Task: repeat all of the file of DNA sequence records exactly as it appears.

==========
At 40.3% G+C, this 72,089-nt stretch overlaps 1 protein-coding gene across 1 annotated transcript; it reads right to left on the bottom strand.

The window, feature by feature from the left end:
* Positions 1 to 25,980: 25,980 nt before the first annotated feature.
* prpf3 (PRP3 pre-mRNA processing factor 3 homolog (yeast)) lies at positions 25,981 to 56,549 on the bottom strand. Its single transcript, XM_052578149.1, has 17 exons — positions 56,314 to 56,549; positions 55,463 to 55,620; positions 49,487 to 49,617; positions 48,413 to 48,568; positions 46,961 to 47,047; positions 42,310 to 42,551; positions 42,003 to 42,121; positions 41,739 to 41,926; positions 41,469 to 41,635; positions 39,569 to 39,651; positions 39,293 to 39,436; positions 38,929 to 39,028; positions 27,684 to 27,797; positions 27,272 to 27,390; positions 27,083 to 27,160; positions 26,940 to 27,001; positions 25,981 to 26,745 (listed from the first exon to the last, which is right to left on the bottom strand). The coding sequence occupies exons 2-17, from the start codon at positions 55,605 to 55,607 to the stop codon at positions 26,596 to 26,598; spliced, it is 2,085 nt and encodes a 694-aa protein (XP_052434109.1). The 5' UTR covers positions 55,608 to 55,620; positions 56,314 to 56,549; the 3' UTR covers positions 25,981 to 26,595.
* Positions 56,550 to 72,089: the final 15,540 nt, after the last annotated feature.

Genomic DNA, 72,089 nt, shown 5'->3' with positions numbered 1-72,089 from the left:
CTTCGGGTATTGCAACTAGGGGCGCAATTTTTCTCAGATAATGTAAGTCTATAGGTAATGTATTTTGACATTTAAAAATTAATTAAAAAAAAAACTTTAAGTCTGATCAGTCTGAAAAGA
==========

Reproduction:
At 40.3% G+C, this 72,089-nt stretch overlaps 1 protein-coding gene across 1 annotated transcript; it reads right to left on the bottom strand.

The window, feature by feature from the left end:
* Positions 1 to 25,980: 25,980 nt before the first annotated feature.
* prpf3 (PRP3 pre-mRNA processing factor 3 homolog (yeast)) lies at positions 25,981 to 56,549 on the bottom strand. Its single transcript, XM_052578149.1, has 17 exons — positions 56,314 to 56,549; positions 55,463 to 55,620; positions 49,487 to 49,617; positions 48,413 to 48,568; positions 46,961 to 47,047; positions 42,310 to 42,551; positions 42,003 to 42,121; positions 41,739 to 41,926; positions 41,469 to 41,635; positions 39,569 to 39,651; positions 39,293 to 39,436; positions 38,929 to 39,028; positions 27,684 to 27,797; positions 27,272 to 27,390; positions 27,083 to 27,160; positions 26,940 to 27,001; positions 25,981 to 26,745 (listed from the first exon to the last, which is right to left on the bottom strand). The coding sequence occupies exons 2-17, from the start codon at positions 55,605 to 55,607 to the stop codon at positions 26,596 to 26,598; spliced, it is 2,085 nt and encodes a 694-aa protein (XP_052434109.1). The 5' UTR covers positions 55,608 to 55,620; positions 56,314 to 56,549; the 3' UTR covers positions 25,981 to 26,595.
* Positions 56,550 to 72,089: the final 15,540 nt, after the last annotated feature.

Genomic DNA, 72,089 nt, shown 5'->3' with positions numbered 1-72,089 from the left:
CTTCGGGTATTGCAACTAGGGGCGCAATTTTTCTCAGATAATGTAAGTCTATAGGTAATGTATTTTGACATTTAAAAATTAATTAAAAAAAAAACTTTAAGTCTGATCAGTCTGAAAAGA